And grants have made a mess out of our schools. Schools should buy what they need most, not what some foundation or corporation is funding. In Colorado, we add art and music programs, then slash art and music programs, we add charter schools and then take them away, we add tech prep but take away teachers. We’ve got schools with fancy computer labs that barely have a roof; we’ve got schools with tennis courts and multiple field houses where half the students can’t pass a literacy test. The way we fund our schools today is so complex that nobody can figure it out.

At this point, I’ll admit that I think the simplest solution to most of our current problems is to increase the income tax on corporations and the very wealthy — if for no other reason than to make them curb their bizarre charitable spending. It’s amazing to me that we worry about politicians taking money from the Chinese and oil companies, when it doesn’t seem to bother us that the largesse of corporations and foundations is determining our school curriculums, and at the same time deciding whether Americans will be putting their own time and energy and funds into museums, or reading programs, or art displays, or rehab centers.

IN ALL HONESTY, I don’t know what we should do about any of this. Economies are complex, and they can’t be adjusted overnight. But it strikes me that we need to start a diologue; maybe we should all read Malthus and Keynes, maybe we should all march on Washington (although I haven’t a clue what our picket signs should say).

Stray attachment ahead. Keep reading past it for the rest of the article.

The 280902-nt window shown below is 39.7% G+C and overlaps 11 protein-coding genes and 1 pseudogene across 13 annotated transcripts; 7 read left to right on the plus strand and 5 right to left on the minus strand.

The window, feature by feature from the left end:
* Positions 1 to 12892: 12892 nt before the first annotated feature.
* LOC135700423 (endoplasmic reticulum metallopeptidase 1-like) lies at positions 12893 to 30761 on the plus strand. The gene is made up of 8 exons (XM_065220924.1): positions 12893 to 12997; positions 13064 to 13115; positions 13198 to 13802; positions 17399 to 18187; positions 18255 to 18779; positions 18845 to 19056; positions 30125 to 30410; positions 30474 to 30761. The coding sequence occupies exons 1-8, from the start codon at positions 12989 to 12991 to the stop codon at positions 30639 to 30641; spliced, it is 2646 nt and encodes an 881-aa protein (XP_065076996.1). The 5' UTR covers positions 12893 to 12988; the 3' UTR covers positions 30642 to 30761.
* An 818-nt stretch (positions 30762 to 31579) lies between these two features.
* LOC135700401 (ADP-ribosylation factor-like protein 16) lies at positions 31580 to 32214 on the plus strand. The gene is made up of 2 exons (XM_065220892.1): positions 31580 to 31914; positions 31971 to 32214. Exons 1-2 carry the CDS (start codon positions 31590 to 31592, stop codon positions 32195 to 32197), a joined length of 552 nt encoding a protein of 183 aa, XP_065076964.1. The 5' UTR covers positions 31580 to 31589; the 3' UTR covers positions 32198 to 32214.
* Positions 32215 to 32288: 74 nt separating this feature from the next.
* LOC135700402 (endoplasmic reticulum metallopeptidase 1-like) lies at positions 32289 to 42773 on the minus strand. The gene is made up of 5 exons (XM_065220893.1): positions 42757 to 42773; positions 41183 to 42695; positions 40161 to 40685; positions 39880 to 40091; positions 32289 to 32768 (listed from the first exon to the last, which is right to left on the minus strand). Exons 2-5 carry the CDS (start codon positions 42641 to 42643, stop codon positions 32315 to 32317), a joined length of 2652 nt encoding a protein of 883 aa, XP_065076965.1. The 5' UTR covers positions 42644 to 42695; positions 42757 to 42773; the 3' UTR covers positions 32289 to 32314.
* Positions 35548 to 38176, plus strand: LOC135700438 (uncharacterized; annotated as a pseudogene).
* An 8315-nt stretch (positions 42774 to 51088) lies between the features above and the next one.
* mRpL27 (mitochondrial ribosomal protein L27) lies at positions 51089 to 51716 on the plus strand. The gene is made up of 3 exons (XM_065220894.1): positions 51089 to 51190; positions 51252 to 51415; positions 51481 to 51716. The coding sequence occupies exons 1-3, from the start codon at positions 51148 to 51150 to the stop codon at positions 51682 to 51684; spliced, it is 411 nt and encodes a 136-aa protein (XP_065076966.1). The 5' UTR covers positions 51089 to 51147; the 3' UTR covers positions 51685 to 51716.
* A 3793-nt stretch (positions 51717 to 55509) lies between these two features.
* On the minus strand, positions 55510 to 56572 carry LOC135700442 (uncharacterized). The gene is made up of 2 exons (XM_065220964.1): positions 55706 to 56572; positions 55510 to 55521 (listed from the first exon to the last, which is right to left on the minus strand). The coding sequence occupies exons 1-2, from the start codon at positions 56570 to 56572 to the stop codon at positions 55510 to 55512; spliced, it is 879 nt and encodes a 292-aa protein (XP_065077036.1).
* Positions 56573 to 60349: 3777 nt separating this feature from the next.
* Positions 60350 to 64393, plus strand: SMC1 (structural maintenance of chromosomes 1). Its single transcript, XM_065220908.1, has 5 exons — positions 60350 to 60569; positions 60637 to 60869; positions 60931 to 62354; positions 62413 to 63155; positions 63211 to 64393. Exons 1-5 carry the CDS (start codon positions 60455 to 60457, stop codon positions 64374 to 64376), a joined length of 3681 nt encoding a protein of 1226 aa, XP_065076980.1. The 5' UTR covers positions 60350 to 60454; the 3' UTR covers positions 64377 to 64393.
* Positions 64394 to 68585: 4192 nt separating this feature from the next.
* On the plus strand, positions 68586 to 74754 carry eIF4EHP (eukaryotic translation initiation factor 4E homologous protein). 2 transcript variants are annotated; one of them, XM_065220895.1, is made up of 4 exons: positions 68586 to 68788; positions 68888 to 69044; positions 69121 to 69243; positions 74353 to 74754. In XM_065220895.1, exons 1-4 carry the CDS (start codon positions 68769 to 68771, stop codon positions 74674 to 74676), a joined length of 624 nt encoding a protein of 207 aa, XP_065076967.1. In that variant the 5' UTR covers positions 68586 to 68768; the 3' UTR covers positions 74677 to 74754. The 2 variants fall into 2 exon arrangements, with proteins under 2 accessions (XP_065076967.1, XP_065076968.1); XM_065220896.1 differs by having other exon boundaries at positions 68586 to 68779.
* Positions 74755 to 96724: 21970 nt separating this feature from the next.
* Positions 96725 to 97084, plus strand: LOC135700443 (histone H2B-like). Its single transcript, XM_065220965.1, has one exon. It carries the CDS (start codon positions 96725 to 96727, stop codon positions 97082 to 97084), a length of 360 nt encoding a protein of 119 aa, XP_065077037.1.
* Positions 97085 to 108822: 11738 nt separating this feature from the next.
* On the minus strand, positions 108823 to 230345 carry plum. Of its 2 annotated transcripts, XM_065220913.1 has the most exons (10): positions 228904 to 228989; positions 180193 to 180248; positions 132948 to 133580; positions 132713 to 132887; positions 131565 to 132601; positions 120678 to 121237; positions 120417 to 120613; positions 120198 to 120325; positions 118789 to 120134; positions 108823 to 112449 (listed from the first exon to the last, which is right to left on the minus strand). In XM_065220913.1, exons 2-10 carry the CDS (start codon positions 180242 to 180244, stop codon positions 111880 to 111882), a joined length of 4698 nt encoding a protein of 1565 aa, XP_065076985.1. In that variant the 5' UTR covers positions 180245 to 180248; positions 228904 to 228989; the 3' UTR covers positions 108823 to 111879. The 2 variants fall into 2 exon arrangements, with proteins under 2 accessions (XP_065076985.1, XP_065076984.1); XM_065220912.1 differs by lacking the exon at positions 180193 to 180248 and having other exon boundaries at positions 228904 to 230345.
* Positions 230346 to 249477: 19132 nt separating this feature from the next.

But at the very least, we have got to stop our politicians from patting themselves on the back about what a great economy they’re giving us — and somehow get it across to them that an economy that doesn’t serve the citizens is not a great economy.

— Because if we don’t, you can bet on one thing: With things the way they are in our region, no matter what anyone says in a campaign, whether they be liberal or conservative, Democrat or Republican, they will approve more developments that we don’t want, and spend more money that we don’t have.

For right now, those outside developers and national chains have the money, the power, and the lawyers.

And perhaps more importantly, those outside interests can serve the financial needs of our local governments — which is definitely something that our citizens, who are now far poorer than the national average, can’t do.

— Martha Quillen